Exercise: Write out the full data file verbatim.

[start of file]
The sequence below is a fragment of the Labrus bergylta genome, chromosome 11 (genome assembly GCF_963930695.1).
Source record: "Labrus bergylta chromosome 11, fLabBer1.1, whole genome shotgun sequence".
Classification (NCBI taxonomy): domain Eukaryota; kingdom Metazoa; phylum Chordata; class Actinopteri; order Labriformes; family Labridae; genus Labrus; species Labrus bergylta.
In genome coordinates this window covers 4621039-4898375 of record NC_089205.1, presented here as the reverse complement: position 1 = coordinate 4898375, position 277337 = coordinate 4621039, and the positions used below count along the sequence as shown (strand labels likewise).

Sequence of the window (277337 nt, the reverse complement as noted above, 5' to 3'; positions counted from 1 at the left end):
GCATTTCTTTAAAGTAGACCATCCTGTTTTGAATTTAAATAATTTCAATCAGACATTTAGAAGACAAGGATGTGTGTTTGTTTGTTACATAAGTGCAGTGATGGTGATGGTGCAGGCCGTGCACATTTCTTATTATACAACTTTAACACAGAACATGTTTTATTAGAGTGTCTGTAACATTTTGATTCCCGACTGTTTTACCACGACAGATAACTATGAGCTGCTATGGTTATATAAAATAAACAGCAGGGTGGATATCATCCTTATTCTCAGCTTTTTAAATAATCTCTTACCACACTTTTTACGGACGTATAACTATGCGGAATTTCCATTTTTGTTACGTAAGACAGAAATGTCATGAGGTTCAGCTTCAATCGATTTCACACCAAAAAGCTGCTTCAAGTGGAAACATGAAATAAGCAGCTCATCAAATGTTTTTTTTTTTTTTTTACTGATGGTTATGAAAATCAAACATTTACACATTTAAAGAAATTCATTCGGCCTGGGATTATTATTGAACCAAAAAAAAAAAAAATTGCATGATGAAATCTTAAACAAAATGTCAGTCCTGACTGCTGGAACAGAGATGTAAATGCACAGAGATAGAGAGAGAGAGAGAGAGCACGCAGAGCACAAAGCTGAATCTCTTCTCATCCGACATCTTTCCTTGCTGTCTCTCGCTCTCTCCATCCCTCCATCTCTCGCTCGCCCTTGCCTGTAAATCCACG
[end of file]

The sequence below is a fragment of the Labrus bergylta genome, chromosome 11 (genome assembly GCF_963930695.1).
Source record: "Labrus bergylta chromosome 11, fLabBer1.1, whole genome shotgun sequence".
Classification (NCBI taxonomy): domain Eukaryota; kingdom Metazoa; phylum Chordata; class Actinopteri; order Labriformes; family Labridae; genus Labrus; species Labrus bergylta.
In genome coordinates this window covers 4621039-4898375 of record NC_089205.1, presented here as the reverse complement: position 1 = coordinate 4898375, position 277337 = coordinate 4621039, and the positions used below count along the sequence as shown (strand labels likewise).

Sequence of the window (277337 nt, the reverse complement as noted above, 5' to 3'; positions counted from 1 at the left end):
GCATTTCTTTAAAGTAGACCATCCTGTTTTGAATTTAAATAATTTCAATCAGACATTTAGAAGACAAGGATGTGTGTTTGTTTGTTACATAAGTGCAGTGATGGTGATGGTGCAGGCCGTGCACATTTCTTATTATACAACTTTAACACAGAACATGTTTTATTAGAGTGTCTGTAACATTTTGATTCCCGACTGTTTTACCACGACAGATAACTATGAGCTGCTATGGTTATATAAAATAAACAGCAGGGTGGATATCATCCTTATTCTCAGCTTTTTAAATAATCTCTTACCACACTTTTTACGGACGTATAACTATGCGGAATTTCCATTTTTGTTACGTAAGACAGAAATGTCATGAGGTTCAGCTTCAATCGATTTCACACCAAAAAGCTGCTTCAAGTGGAAACATGAAATAAGCAGCTCATCAAATGTTTTTTTTTTTTTTTTACTGATGGTTATGAAAATCAAACATTTACACATTTAAAGAAATTCATTCGGCCTGGGATTATTATTGAACCAAAAAAAAAAAAAATTGCATGATGAAATCTTAAACAAAATGTCAGTCCTGACTGCTGGAACAGAGATGTAAATGCACAGAGATAGAGAGAGAGAGAGAGAGCACGCAGAGCACAAAGCTGAATCTCTTCTCATCCGACATCTTTCCTTGCTGTCTCTCGCTCTCTCCATCCCTCCATCTCTCGCTCGCCCTTGCCTGTAAATCCACG